Featured Research

from universities, journals, and other organizations

Long-term Anti-clotting Therapy Reduces Risk Of Heart Attack For Some Patients, Study Suggests

Date:
May 19, 2007
Source:
Society for Cardiovascular Angiography and Interventions
Summary:
A study showing that diabetic patients who are treated with long-term anti-clotting therapy are less likely to have a heart attack or die more than a year after stenting has been named among the best research papers presented at the 30th annual Scientific Sessions of the Society for Cardiovascular Angiography and Interventions.

A study showing that diabetic patients who are treated with long-term anti-clotting therapy are less likely to have a heart attack or die more than a year after stenting has been named among the best research papers presented at the 30th Annual Scientific Sessions of the Society for Cardiovascular Angiography and Interventions (SCAI), May 9--12, 2007.

The study found that regardless of whether clogged coronary arteries were propped open with a drug-eluting or bare metal stent, diabetic patients were more likely to enjoy continued good health if treatment with the anti-clotting drug clopidogrel was continued for more than 6 months.

The new study suggests that physicians may need to tailor anti-clotting therapy to the special needs of patients with diabetes, a condition that not only causes high blood sugar levels but can damage and inflame arteries throughout the body.

"Diabetics are among the highest-risk groups undergoing coronary interventions," said Somjot S Brar, M.D., a cardiologist at Kaiser Permanente Medical Center in Los Angeles. "It is very common for these patients to have diffuse coronary artery disease."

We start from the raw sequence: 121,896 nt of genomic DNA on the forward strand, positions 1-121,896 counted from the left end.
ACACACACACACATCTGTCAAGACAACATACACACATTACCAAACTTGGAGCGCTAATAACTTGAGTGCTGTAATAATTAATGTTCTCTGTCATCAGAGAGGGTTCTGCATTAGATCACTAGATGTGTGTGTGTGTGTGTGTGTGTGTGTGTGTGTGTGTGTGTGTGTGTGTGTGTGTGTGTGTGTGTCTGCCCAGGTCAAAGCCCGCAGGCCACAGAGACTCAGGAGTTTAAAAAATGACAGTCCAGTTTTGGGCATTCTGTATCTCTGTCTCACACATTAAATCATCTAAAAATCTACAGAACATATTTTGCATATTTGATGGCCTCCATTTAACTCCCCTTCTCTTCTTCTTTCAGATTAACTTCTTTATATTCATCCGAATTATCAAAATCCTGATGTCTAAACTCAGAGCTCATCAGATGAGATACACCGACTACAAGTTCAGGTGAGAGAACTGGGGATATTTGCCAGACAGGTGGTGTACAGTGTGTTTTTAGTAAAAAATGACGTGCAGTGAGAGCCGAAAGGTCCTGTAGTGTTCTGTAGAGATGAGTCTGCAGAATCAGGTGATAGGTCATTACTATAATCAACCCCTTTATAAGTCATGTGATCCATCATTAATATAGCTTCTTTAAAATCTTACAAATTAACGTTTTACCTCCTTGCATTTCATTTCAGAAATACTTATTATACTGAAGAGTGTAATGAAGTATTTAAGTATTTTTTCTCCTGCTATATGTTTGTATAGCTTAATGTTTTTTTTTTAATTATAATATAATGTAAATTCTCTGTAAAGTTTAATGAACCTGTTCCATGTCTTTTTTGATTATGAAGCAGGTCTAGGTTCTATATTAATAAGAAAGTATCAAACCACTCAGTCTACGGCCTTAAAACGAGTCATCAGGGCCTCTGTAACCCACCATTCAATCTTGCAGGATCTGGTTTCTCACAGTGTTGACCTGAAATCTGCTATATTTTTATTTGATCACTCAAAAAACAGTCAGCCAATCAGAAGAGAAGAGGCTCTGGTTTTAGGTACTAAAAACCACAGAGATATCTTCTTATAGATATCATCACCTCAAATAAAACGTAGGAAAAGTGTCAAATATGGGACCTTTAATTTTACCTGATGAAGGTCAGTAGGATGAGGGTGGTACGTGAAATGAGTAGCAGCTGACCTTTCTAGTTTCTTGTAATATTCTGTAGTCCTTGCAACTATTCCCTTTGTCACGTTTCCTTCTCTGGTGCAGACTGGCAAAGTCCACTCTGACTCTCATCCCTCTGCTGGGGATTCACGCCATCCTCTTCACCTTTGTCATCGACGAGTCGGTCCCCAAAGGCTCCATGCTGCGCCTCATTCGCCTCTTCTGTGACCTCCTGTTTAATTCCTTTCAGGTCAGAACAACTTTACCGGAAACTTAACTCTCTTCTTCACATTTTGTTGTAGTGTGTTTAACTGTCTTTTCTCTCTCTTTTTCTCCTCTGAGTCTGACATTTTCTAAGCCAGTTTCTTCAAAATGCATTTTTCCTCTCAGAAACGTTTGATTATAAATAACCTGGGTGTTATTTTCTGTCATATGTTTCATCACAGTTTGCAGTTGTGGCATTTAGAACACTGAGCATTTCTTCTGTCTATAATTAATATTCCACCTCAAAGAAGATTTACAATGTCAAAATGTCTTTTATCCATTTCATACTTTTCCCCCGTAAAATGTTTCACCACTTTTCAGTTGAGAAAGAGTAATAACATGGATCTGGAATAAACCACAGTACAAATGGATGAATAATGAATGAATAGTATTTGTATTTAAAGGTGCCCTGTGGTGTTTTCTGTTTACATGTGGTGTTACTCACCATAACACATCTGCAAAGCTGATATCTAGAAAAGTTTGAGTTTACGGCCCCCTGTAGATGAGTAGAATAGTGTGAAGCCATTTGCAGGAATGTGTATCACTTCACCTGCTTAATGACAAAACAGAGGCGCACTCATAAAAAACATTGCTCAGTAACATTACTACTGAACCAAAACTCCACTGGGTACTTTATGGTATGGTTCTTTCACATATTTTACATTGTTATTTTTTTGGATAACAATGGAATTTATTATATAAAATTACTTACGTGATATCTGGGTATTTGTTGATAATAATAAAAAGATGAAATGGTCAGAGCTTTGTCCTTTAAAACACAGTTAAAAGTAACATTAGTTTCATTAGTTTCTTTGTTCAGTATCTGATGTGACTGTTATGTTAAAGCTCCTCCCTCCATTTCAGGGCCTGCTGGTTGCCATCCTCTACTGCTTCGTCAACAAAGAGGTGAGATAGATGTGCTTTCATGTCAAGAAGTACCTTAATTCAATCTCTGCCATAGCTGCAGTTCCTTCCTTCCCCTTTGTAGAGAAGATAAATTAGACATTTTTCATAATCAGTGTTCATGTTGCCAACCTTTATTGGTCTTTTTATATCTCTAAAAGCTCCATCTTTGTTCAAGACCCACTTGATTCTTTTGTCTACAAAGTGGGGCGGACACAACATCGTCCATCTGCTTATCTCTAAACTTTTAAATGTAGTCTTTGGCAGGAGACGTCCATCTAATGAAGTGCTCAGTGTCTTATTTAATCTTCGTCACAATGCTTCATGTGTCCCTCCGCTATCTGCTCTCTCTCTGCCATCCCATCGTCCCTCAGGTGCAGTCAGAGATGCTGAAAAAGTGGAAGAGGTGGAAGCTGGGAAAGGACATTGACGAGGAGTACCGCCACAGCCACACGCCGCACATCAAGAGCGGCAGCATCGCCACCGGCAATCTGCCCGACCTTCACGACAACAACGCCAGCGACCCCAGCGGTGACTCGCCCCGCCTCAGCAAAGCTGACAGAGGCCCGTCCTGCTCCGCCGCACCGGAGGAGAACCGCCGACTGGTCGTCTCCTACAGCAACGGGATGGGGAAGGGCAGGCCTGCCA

In patients who do not have diabetes, cardiologists typically prescribe a combination of aspirin and clopidogrel for about 1 month after placement of a bare metal stent, to prevent blood clotting, or thrombosis, in the stent during healing. With drug-eluting stents, it is now common to extend the length of treatment with anti-clotting medication to a full year, based on evidence that these devices are more prone to very late thrombosis than was once believed. The ideal length of clopidogrel therapy remains unknown, however, particularly in patients with diabetes.

In the study presented during the SCAI Annual Scientific Sessions, Dr. Brar and his colleagues identified 671 diabetic patients who had a stenting procedure and remained healthy during the first 6 months of follow-up. Patients were then divided into 4 groups, depending on whether they had been treated with a bare metal or drug-eluting stent, and whether they were continuing to take clopidogrel for longer than 6 months.

One year later, diabetic patients who were treated with a drug-eluting stent were less likely to have suffered a heart attack or died if they continued taking clopidogrel than if they discontinued the medication (2.2 percent versus 5.5 percent, respectively; p=0.07). More surprising was the finding that even with bare metal stents, long-term clopidogrel therapy significantly reduced the risk of death or heart attack (3.5 percent versus 12.2 percent, p=0.01). Among patients who discontinued clopidogrel after 6 months, the difference in the combined rate of death or heart attack for drug-eluting and bare metal stents was not statistically significant.

Dr. Brar speculated that in diabetic patients, long-term clopidogrel therapy may be helpful regardless of the type of stent because it prevents blood clots from forming on inflamed plaques throughout the diseased coronary arteries, not just on the stent itself.

As for when it is safe to stop clopidogrel in diabetic patients, the study recorded the lowest rate of death or heart attack among those who continued therapy for up to 1 year. After that, the anti-clotting medication did not further reduce risk.